There are also several secondary sources of federal health research funding. In addition to Statistics Canada, the federal government is responsible for a number of research councils, agencies, foundations and programs of which a portion of the budget goes to research that can be categorized as health research. These include the Natural Sciences and Engineering Research Council, the Social Sciences and Humanities Research Council, the Canadian Foundation for Innovation, Genome Canada, the Canada Research Chairs, and the Networks of Centres of Excellence (NCEs). It is worth noting that 7 of the currently funded 21 NCEs conduct health research in the fields of arthritis, bacterial diseases, vaccines and immunotherapeutics, stroke, stem cells, genetic diseases, and protein engineering.

Federal Funding for Health Research by Category of Disease or Group

It is often asked whether it is possible to indicate the total cost of all ongoing federally funded health research projects by particular categories (for example, by diseases such as AIDS, cancer, etc.) or by group (such as women, children, Aboriginal people, etc.). However, it has always been difficult to compare funding dedicated to the research of different disease entities or population groups.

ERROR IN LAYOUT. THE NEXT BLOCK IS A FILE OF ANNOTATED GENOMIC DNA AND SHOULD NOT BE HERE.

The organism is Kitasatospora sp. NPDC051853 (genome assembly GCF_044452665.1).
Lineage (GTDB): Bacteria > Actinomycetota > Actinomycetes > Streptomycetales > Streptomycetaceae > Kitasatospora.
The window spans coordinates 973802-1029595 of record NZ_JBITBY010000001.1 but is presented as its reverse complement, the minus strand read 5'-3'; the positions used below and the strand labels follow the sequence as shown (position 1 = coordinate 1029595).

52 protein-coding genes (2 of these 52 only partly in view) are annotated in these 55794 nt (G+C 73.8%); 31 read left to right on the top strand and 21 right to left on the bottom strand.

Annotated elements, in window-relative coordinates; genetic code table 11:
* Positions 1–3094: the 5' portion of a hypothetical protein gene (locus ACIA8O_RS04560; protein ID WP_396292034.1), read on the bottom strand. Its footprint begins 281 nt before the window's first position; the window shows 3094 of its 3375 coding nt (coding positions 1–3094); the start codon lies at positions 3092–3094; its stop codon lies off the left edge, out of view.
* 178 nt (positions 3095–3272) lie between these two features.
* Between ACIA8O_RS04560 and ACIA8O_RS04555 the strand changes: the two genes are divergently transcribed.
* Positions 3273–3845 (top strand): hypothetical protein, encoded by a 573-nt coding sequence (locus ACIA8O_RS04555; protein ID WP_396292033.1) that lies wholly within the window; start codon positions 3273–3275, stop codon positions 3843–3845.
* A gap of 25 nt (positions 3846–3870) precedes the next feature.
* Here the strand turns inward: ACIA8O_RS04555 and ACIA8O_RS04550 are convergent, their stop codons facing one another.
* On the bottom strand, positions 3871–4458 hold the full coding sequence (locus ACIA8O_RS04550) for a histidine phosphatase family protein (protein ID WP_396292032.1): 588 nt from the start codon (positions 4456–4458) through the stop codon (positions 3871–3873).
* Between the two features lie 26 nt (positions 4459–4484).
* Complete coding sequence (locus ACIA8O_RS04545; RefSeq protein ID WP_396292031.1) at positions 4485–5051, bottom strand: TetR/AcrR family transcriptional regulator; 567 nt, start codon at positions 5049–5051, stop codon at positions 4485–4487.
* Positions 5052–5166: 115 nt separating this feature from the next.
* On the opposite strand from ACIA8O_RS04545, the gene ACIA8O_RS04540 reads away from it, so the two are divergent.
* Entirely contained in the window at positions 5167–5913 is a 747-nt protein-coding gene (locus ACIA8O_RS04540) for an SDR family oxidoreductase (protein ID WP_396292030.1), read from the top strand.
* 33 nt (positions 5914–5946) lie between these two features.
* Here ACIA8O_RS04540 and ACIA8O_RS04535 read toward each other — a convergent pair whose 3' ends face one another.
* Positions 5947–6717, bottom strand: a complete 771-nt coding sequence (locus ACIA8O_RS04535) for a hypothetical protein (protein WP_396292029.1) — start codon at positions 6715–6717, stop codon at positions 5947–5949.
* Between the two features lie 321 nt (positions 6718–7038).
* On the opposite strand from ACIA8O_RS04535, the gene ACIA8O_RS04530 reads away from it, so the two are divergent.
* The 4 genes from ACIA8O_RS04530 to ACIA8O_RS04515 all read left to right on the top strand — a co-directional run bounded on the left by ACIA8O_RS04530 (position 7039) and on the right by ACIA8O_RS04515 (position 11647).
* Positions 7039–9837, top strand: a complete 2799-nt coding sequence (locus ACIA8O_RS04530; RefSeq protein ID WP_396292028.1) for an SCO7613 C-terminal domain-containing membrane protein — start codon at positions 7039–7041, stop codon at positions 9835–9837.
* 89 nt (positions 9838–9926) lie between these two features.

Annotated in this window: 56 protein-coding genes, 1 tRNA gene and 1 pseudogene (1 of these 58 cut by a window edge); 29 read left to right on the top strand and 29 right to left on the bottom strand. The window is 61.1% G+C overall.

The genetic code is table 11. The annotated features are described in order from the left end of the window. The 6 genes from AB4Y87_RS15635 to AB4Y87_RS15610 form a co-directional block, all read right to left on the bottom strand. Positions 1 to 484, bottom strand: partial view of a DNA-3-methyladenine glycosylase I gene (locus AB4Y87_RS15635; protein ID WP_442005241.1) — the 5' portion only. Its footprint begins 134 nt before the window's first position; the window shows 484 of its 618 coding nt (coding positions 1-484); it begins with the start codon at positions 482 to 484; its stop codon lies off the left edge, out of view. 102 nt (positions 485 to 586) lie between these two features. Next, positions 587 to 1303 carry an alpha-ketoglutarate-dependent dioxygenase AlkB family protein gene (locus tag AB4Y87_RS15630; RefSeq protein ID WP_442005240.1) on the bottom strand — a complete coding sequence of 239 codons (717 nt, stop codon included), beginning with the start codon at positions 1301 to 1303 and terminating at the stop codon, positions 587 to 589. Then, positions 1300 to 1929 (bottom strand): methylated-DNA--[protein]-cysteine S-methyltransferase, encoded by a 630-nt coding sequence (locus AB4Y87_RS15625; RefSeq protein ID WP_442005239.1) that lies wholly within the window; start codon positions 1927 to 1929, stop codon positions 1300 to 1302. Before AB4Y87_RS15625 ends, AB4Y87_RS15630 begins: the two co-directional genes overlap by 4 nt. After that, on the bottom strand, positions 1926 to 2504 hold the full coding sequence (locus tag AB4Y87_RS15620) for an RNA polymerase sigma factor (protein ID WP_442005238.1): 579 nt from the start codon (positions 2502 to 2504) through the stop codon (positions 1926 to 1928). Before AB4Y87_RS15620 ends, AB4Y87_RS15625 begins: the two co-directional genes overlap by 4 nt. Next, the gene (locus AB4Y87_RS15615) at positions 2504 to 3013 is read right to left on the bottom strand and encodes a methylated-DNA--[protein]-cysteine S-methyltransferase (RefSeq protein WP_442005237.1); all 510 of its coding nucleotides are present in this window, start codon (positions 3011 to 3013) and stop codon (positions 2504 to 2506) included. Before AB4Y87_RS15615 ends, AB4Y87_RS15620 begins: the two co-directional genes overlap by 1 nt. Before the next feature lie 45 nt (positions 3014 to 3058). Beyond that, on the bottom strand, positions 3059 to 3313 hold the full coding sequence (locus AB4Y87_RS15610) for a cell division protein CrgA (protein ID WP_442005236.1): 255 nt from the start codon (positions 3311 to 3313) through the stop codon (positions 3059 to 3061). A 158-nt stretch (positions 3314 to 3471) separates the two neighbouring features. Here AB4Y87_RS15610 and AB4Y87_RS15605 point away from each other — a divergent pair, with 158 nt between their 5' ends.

Given the increased variety of federal agencies and programs offering interdisciplinary and intersectoral health research, it is becoming even more problematic to provide an answer, for several reasons:

  • All basic or biomedical research can be applied to multiple illnesses, groups, or health services.
  • Biomedical, clinical or health service research aimed at one specific illness may be relevant to other illnesses.
  • Research bodies may carry out or finance research on a given topic through different sections (for example, Health Canada through several branches and programs, and CIHR through several institutes), without maintaining subject-specific inventories of research.
  • The project title or subject heading used by the funding body or research facility does not necessarily reflect the illness or the group to which it is directed.
  • Projects funded for multiple years with a single grant may be overlooked by searches carried out after the funding year.
  • Grants allowing equipment purchases and salaries are clearly an investment in health research but are not necessarily allocated to any category.

Prepared by
Odette Madore, Analyst
Nancy Miller Chenier, Acting Principal
Sonya Norris, Analyst
Parliamentary Information and Research Service